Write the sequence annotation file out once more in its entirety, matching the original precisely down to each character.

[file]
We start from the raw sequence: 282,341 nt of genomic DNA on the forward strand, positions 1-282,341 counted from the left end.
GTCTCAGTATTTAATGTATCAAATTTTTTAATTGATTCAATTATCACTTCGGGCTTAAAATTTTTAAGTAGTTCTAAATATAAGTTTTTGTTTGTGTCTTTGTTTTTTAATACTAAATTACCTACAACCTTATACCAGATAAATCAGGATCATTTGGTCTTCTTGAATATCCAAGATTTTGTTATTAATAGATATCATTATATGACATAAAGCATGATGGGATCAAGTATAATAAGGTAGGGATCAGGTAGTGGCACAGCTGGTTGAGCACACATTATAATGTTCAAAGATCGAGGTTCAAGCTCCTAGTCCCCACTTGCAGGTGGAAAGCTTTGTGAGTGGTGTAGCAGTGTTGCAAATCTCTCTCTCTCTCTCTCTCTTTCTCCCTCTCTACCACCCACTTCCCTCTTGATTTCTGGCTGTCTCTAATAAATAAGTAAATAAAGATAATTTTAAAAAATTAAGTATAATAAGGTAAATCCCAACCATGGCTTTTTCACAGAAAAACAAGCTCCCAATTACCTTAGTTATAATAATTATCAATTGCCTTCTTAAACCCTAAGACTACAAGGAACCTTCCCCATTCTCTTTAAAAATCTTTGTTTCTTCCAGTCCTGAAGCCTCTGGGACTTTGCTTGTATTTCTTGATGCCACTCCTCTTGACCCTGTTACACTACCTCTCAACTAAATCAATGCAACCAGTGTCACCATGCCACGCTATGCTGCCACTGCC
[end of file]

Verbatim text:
We start from the raw sequence: 282,341 nt of genomic DNA on the forward strand, positions 1-282,341 counted from the left end.
GTCTCAGTATTTAATGTATCAAATTTTTTAATTGATTCAATTATCACTTCGGGCTTAAAATTTTTAAGTAGTTCTAAATATAAGTTTTTGTTTGTGTCTTTGTTTTTTAATACTAAATTACCTACAACCTTATACCAGATAAATCAGGATCATTTGGTCTTCTTGAATATCCAAGATTTTGTTATTAATAGATATCATTATATGACATAAAGCATGATGGGATCAAGTATAATAAGGTAGGGATCAGGTAGTGGCACAGCTGGTTGAGCACACATTATAATGTTCAAAGATCGAGGTTCAAGCTCCTAGTCCCCACTTGCAGGTGGAAAGCTTTGTGAGTGGTGTAGCAGTGTTGCAAATCTCTCTCTCTCTCTCTCTCTTTCTCCCTCTCTACCACCCACTTCCCTCTTGATTTCTGGCTGTCTCTAATAAATAAGTAAATAAAGATAATTTTAAAAAATTAAGTATAATAAGGTAAATCCCAACCATGGCTTTTTCACAGAAAAACAAGCTCCCAATTACCTTAGTTATAATAATTATCAATTGCCTTCTTAAACCCTAAGACTACAAGGAACCTTCCCCATTCTCTTTAAAAATCTTTGTTTCTTCCAGTCCTGAAGCCTCTGGGACTTTGCTTGTATTTCTTGATGCCACTCCTCTTGACCCTGTTACACTACCTCTCAACTAAATCAATGCAACCAGTGTCACCATGCCACGCTATGCTGCCACTGCC